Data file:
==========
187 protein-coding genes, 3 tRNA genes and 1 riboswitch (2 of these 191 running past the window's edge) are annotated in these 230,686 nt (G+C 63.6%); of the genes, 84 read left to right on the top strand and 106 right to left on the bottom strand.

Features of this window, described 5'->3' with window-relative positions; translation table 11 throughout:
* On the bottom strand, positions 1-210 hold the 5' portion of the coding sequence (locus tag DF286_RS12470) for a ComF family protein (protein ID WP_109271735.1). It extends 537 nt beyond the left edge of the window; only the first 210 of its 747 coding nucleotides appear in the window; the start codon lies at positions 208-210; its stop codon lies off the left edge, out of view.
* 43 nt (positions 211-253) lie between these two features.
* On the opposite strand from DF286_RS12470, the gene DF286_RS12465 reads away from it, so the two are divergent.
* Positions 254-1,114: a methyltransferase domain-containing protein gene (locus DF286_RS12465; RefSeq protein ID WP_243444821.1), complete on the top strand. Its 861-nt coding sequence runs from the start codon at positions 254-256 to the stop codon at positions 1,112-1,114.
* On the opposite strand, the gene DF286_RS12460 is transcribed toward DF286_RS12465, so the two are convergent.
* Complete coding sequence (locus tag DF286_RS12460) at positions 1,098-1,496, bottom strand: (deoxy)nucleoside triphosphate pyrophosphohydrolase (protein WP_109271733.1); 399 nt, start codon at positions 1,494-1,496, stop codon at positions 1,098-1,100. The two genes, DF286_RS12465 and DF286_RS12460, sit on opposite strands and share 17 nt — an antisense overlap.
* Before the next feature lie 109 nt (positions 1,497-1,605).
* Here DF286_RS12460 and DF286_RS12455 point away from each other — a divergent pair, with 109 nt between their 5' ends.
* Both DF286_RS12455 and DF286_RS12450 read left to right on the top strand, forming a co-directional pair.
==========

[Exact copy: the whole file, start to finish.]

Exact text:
187 protein-coding genes, 3 tRNA genes and 1 riboswitch (2 of these 191 running past the window's edge) are annotated in these 230,686 nt (G+C 63.6%); of the genes, 84 read left to right on the top strand and 106 right to left on the bottom strand.

Features of this window, described 5'->3' with window-relative positions; translation table 11 throughout:
* On the bottom strand, positions 1-210 hold the 5' portion of the coding sequence (locus tag DF286_RS12470) for a ComF family protein (protein ID WP_109271735.1). It extends 537 nt beyond the left edge of the window; only the first 210 of its 747 coding nucleotides appear in the window; the start codon lies at positions 208-210; its stop codon lies off the left edge, out of view.
* 43 nt (positions 211-253) lie between these two features.
* On the opposite strand from DF286_RS12470, the gene DF286_RS12465 reads away from it, so the two are divergent.
* Positions 254-1,114: a methyltransferase domain-containing protein gene (locus DF286_RS12465; RefSeq protein ID WP_243444821.1), complete on the top strand. Its 861-nt coding sequence runs from the start codon at positions 254-256 to the stop codon at positions 1,112-1,114.
* On the opposite strand, the gene DF286_RS12460 is transcribed toward DF286_RS12465, so the two are convergent.
* Complete coding sequence (locus tag DF286_RS12460) at positions 1,098-1,496, bottom strand: (deoxy)nucleoside triphosphate pyrophosphohydrolase (protein WP_109271733.1); 399 nt, start codon at positions 1,494-1,496, stop codon at positions 1,098-1,100. The two genes, DF286_RS12465 and DF286_RS12460, sit on opposite strands and share 17 nt — an antisense overlap.
* Before the next feature lie 109 nt (positions 1,497-1,605).
* Here DF286_RS12460 and DF286_RS12455 point away from each other — a divergent pair, with 109 nt between their 5' ends.
* Both DF286_RS12455 and DF286_RS12450 read left to right on the top strand, forming a co-directional pair.